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Based on information from the Indonesian Forestry Certification Cooperation in October 2014, Indonesian forests, home to some of the most biologically diverse forests in the world, can now benefit from credible, globally recognized sustainable forest management certification following the endorsement of the Indonesian Forestry Certification Co-operation (IFCC) by PEFC, the world’s leading forest certification system. According to Ben Gunneberg, Secretary General of PEFC International, this endorsement signifies a turning point for Indonesia, a country which is still struggling with combating high deforestation rates and forest certification represents an important mechanism to verify and promote sustainable forest management, thus safeguarding the environmental, social and economic benefits that forests provide.

With more than 50% of Indonesia’s land area forested, the country’s rainforest is the third-largest in the world. It is considered one of the five most species-rich countries globally, home to about ten percent of all known species of plants, mammals and birds. It is estimated that 80 million Indonesians rely on forests for their livelihood. Responsible management of the country’s forest resources are also important from an economic point of view: Smallholders and industrial forestry operators, along with pulp and paper producers, depend on forests, and contribute approximately US $21 billion to the economy — around 3.5 percent of Indonesia’s GDP. More than 4 million people are employed by this industry.

Mr. Dradjad H Wibowo, Chairman of the IFCC, explained that finding the right balance that protects forests and the people who depend on them is critical to achieving long term sustainability, in which have benefitted from the involvement of a wide range of stakeholders in the development of our national forest certification system towards this ambitious goal, and the endorsement by PEFC confirms that is align with global recognized Sustainability Benchmarks. He mentioned that forest owners and companies are now able to demonstrate their good practices through certification and to re-gain the trust of the marketplace that has been lost over the past decade. Indonesia recognizes the importance of sustainable forest management, and we encourage buyers globally to take a second look at certified forest products from Indonesia and to reward those who are committed to safeguarding our forest resources.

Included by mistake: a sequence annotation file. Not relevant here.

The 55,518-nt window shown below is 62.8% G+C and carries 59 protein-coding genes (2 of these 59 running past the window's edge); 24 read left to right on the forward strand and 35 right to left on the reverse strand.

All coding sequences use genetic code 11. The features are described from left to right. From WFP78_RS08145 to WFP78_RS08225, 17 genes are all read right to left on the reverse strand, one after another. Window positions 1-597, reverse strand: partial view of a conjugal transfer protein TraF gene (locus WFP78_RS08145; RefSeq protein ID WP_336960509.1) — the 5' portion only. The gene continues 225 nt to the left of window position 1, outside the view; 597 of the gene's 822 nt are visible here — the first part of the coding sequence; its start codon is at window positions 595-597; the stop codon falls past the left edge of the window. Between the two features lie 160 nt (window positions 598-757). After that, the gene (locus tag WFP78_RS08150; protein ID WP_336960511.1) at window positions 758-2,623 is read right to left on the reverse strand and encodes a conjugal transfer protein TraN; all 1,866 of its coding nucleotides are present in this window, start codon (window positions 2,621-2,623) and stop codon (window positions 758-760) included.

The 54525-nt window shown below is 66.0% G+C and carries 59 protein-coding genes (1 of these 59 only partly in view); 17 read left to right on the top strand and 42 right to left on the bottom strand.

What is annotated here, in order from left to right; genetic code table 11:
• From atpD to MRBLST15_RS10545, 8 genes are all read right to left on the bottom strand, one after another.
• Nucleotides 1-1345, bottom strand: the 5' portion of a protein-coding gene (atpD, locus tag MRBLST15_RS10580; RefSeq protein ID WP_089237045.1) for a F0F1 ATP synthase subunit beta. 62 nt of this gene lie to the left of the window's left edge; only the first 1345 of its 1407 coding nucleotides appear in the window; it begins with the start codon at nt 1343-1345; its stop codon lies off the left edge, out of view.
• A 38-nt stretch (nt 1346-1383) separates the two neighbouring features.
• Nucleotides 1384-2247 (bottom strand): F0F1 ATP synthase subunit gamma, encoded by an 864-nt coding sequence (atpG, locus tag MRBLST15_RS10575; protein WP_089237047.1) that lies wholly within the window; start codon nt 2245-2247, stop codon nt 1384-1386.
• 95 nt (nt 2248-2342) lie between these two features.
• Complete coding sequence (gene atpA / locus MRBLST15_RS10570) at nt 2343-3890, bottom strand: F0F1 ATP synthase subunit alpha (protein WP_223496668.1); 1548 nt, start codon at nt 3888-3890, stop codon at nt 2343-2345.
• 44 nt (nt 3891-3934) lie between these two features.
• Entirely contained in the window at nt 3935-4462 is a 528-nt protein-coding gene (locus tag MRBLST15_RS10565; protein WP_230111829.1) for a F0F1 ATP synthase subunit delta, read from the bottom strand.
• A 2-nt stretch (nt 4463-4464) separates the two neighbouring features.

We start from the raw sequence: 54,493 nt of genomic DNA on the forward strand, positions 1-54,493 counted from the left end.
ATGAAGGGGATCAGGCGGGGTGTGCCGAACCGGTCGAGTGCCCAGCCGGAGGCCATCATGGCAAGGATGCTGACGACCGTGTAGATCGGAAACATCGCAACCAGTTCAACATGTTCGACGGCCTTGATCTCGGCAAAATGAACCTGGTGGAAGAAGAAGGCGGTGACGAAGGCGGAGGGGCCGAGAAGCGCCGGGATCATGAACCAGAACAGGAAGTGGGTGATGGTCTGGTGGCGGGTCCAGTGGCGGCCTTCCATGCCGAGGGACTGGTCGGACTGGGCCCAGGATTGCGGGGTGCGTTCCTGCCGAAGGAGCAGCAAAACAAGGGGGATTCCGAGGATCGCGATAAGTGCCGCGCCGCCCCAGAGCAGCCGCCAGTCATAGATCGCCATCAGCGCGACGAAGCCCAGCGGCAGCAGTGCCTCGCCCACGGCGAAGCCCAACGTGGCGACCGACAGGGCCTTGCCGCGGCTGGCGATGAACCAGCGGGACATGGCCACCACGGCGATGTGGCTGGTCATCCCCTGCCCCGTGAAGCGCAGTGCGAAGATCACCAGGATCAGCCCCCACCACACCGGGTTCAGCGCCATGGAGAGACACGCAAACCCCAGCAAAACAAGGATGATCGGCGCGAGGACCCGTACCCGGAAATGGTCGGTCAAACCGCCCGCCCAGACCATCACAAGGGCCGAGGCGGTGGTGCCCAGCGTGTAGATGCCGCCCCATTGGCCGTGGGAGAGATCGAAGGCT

The endorsement of IFCC by PEFC follows the most rigorous assessment process existing globally for national forest certification systems seeking international recognition. PEFC requires all standards to be developed through comprehensive, multi-stakeholder and consensus-based processes at national level with all standard requirements meeting or exceeding the environmental, social and economic requirements of PEFC’s Sustainability Benchmarks.

All standards are subjected to an independent third-party evaluation, global public consultation, a review by the Panel of Experts, and consideration by the PEFC Board of Directors before PEFC members decide about the endorsement of a particular national system. The entire assessment documentation is made publicly available to ensure full transparency of the process1.

SGS is the world’s leading inspection, verification, testing and certification company. SGS is recognized as the global benchmark for quality and integrity. With more than 80,000 employees, SGS operates a network of over 1,650 offices and laboratories around the world. SGS Indonesia, as part of SGS Group, has been accredited by KAN Commission for the TLAS/SVLK verification scheme as well as LEI for sustainable forest production in Indonesia. SGS Indonesia is fully committed towards the IFCC accreditation program and aims to be the first accredited certification body.

With global support from the SGS Qualifor programme that has been accredited by SANAS for PEFC Chain-of-Custody (CoC) certification, SGS Indonesia offers PEFC CoC certification to organisations that use PEFC-certified timber from various PEFC-endorsed forest certification schemes.